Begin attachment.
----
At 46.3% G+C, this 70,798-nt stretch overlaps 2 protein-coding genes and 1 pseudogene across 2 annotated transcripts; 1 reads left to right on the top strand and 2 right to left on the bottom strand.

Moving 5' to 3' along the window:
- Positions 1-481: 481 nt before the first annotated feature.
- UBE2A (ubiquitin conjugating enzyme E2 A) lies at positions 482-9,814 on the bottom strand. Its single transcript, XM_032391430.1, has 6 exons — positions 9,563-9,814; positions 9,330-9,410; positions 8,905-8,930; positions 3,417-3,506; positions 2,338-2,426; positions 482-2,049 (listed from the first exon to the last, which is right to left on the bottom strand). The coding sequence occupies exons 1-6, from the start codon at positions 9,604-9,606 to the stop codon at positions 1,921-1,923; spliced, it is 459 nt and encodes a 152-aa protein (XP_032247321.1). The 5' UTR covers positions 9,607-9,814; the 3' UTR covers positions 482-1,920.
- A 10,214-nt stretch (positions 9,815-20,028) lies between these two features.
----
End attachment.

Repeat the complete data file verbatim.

At 46.3% G+C, this 70,798-nt stretch overlaps 2 protein-coding genes and 1 pseudogene across 2 annotated transcripts; 1 reads left to right on the top strand and 2 right to left on the bottom strand.

Moving 5' to 3' along the window:
- Positions 1-481: 481 nt before the first annotated feature.
- UBE2A (ubiquitin conjugating enzyme E2 A) lies at positions 482-9,814 on the bottom strand. Its single transcript, XM_032391430.1, has 6 exons — positions 9,563-9,814; positions 9,330-9,410; positions 8,905-8,930; positions 3,417-3,506; positions 2,338-2,426; positions 482-2,049 (listed from the first exon to the last, which is right to left on the bottom strand). The coding sequence occupies exons 1-6, from the start codon at positions 9,604-9,606 to the stop codon at positions 1,921-1,923; spliced, it is 459 nt and encodes a 152-aa protein (XP_032247321.1). The 5' UTR covers positions 9,607-9,814; the 3' UTR covers positions 482-1,920.
- A 10,214-nt stretch (positions 9,815-20,028) lies between these two features.